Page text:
V. MOTION TO STRIKE MR. JOHNSON'S DAMAGES OPINIONS
The defendants also move to strike the testimony by Hunting's damages expert, Chris Johnson. Mr. Johnson has bachelor's and master's degrees in economics, is a Certified Valuation Analyst, and has experience in economic and financial analysis. Hunting retained him as an expert witness to calculate the damages on each of its claims. The defendants do not dispute his qualifications, but they challenge the reliability and relevance of his opinions. However, as discussed below, the Court finds that the defendants' arguments predominantly address facts and assumptions underlying Mr. Johnson's opinions and the conclusions he reached, which are not grounds for striking expert opinions.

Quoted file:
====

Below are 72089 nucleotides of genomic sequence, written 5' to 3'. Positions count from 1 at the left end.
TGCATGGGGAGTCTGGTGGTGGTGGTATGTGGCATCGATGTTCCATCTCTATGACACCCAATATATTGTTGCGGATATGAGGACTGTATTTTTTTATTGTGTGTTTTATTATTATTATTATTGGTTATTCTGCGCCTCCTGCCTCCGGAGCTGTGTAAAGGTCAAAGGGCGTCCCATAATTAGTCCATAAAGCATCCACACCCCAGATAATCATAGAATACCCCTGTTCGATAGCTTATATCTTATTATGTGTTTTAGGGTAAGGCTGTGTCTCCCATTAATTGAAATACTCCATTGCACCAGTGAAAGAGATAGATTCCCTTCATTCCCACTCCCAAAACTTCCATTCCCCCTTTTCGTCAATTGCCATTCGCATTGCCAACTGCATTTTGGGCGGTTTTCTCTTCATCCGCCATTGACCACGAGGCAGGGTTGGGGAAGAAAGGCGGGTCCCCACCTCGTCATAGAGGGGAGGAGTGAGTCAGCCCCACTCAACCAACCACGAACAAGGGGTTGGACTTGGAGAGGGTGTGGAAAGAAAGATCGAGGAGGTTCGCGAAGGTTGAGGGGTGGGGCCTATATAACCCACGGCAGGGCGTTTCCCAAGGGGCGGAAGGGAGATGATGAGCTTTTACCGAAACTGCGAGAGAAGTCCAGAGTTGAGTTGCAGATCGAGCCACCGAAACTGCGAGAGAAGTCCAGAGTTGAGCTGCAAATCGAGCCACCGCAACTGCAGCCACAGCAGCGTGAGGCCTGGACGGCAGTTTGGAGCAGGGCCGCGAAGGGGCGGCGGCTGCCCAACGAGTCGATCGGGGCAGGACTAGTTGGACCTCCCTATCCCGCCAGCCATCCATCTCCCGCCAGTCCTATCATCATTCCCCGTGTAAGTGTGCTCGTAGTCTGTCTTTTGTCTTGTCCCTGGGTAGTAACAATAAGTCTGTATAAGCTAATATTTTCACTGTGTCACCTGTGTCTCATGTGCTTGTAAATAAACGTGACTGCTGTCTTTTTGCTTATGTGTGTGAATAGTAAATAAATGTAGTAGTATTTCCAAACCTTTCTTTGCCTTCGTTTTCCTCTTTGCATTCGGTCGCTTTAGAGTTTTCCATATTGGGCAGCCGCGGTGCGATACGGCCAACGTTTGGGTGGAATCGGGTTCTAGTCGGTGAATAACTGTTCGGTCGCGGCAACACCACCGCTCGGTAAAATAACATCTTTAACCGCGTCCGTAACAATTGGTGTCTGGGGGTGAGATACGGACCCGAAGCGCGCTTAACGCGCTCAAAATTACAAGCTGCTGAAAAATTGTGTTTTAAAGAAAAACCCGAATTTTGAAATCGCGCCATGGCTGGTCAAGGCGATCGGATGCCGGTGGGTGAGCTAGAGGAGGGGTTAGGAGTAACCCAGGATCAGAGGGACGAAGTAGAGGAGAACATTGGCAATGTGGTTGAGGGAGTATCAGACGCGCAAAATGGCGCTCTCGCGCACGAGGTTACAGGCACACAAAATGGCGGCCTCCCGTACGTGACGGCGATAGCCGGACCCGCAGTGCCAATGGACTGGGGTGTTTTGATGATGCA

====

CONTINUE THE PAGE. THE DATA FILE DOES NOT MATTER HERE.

As to the claim for misappropriation of trade secrets, Mr. Johnson began by calculating Hunting's lost profits. Those consisted of lost profits on actual sales due to discounts Hunting had to offer to compete with Tuff Rod's bids, and lost profits on sales that Hunting lost to Tuff Rod. For the first category, Mr. Johnson added up the amounts of "bid assistance" that Hunting had to offer to its dealers to match competing bids by Tuff Rod, which came to $38,876. To determine Hunting's lost profits on lost sales, he first identified each of the Hunting customers that Tuff Rod sold product to. He then determined how many drill pipes Tuff Rod sold to each of those customers that corresponded to pipes that Hunting also offered. He assumed that, but for the misappropriation, Hunting would have instead made those sales. Because Tuff Rod's entry into the market did not expand the demand for drill pipe, and because customers' demand for drill pipe was based on the requirements of their projects and equipment, not the price of the drill pipe, he concluded that Hunting would have sold the same number of those pipes as Tuff Rod. He then calculated the profit that Hunting would have made on those lost sales, which was $1,669,348. Adding the losses on its actual sales, Hunting's total lost profits came to $1,708,224.